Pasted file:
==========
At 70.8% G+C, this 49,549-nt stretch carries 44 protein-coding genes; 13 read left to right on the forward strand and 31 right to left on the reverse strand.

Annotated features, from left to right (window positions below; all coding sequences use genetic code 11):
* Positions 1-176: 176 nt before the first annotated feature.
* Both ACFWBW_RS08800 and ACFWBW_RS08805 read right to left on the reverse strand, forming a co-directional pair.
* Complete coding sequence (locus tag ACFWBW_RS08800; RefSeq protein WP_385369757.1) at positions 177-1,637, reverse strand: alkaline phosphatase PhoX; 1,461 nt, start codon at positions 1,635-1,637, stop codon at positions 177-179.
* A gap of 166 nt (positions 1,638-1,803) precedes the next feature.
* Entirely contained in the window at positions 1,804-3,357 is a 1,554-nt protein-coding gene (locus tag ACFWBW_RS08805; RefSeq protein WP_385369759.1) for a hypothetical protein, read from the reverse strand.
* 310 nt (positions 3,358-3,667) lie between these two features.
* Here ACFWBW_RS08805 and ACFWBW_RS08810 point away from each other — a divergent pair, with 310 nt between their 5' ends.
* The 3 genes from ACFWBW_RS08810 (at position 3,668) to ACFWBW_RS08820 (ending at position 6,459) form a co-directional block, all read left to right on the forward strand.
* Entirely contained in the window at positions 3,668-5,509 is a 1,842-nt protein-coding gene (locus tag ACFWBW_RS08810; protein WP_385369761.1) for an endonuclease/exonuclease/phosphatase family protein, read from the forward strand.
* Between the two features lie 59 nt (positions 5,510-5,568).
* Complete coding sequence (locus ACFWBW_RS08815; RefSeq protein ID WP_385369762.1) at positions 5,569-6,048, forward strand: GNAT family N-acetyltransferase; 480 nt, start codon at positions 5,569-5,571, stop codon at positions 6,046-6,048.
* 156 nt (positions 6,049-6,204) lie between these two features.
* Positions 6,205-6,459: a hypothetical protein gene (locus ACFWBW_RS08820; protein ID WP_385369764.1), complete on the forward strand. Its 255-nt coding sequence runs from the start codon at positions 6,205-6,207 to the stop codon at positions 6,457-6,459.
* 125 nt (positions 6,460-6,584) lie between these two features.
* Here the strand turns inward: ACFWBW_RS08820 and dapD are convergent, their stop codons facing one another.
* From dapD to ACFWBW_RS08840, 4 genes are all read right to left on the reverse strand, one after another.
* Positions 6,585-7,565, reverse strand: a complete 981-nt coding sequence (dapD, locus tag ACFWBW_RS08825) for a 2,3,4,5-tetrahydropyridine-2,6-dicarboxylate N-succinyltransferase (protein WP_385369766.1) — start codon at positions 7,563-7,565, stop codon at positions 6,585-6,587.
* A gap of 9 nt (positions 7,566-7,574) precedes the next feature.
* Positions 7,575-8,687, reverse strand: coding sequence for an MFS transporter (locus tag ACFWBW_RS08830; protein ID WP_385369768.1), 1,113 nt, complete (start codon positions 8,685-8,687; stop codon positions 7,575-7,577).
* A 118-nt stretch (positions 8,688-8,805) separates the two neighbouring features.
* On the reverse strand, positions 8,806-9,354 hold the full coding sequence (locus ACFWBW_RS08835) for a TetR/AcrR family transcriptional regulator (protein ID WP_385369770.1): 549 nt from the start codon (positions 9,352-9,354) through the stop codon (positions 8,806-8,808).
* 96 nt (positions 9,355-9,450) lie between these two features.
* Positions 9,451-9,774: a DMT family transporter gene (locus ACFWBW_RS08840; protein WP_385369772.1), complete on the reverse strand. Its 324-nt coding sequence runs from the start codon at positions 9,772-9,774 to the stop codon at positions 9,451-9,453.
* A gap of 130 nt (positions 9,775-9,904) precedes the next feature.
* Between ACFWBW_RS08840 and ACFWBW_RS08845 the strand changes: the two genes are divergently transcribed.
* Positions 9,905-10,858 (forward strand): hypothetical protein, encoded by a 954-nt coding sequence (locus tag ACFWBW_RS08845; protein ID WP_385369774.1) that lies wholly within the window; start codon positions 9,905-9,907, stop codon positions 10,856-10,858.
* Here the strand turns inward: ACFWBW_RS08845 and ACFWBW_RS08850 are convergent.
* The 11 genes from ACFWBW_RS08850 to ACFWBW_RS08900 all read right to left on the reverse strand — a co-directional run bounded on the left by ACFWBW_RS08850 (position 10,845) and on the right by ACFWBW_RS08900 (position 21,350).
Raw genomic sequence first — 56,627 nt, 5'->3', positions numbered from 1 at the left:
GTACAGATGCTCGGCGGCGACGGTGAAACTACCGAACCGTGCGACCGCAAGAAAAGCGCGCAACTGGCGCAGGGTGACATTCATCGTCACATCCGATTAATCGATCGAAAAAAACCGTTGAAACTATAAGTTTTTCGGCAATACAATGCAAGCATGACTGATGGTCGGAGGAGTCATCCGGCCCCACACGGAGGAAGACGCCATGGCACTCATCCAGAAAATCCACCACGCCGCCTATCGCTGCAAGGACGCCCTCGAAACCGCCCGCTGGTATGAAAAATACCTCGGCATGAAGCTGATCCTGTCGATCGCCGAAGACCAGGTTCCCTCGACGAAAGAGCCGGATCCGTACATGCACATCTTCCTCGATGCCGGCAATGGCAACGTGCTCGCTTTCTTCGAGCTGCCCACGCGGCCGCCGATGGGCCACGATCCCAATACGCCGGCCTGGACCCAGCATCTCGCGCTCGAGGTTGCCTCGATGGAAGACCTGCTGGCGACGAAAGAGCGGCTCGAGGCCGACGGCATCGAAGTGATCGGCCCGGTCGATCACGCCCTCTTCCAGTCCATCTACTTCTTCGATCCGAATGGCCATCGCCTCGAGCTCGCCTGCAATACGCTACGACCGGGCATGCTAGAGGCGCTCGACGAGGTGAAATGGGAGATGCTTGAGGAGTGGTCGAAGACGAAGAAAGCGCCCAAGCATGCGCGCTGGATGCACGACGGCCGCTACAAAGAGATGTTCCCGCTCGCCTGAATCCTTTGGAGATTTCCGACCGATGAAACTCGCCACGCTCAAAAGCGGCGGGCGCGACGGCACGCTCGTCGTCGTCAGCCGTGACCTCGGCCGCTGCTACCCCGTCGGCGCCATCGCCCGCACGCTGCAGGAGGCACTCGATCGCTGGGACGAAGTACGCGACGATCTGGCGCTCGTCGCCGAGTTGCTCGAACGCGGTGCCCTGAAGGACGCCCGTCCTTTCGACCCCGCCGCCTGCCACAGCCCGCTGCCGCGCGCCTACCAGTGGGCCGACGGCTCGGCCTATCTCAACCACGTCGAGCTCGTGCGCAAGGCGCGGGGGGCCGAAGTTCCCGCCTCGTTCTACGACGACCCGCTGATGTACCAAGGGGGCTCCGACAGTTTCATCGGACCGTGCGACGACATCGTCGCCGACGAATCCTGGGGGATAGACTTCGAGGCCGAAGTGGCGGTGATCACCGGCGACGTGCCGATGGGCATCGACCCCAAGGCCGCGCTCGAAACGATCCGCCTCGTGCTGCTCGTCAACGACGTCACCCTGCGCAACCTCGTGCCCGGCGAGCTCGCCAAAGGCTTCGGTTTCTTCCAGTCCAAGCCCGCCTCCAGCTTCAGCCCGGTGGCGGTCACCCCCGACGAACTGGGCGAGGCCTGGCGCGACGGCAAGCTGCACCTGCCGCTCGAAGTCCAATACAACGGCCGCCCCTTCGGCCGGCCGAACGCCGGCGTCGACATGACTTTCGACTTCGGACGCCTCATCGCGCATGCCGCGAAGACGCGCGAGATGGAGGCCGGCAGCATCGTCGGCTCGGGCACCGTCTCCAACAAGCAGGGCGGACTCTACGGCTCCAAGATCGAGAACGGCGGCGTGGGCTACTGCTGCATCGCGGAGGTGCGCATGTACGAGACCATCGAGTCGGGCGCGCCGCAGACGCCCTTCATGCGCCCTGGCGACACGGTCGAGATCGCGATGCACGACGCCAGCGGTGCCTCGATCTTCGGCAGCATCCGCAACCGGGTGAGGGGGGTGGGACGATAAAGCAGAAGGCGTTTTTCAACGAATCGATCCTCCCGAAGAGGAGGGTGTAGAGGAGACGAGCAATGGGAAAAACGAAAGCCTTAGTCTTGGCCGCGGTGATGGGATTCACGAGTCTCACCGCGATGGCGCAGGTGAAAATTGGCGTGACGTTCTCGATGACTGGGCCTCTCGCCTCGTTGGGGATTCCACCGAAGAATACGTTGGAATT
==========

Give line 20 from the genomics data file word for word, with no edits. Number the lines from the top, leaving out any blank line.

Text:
* A gap of 9 nt (positions 7,566-7,574) precedes the next feature.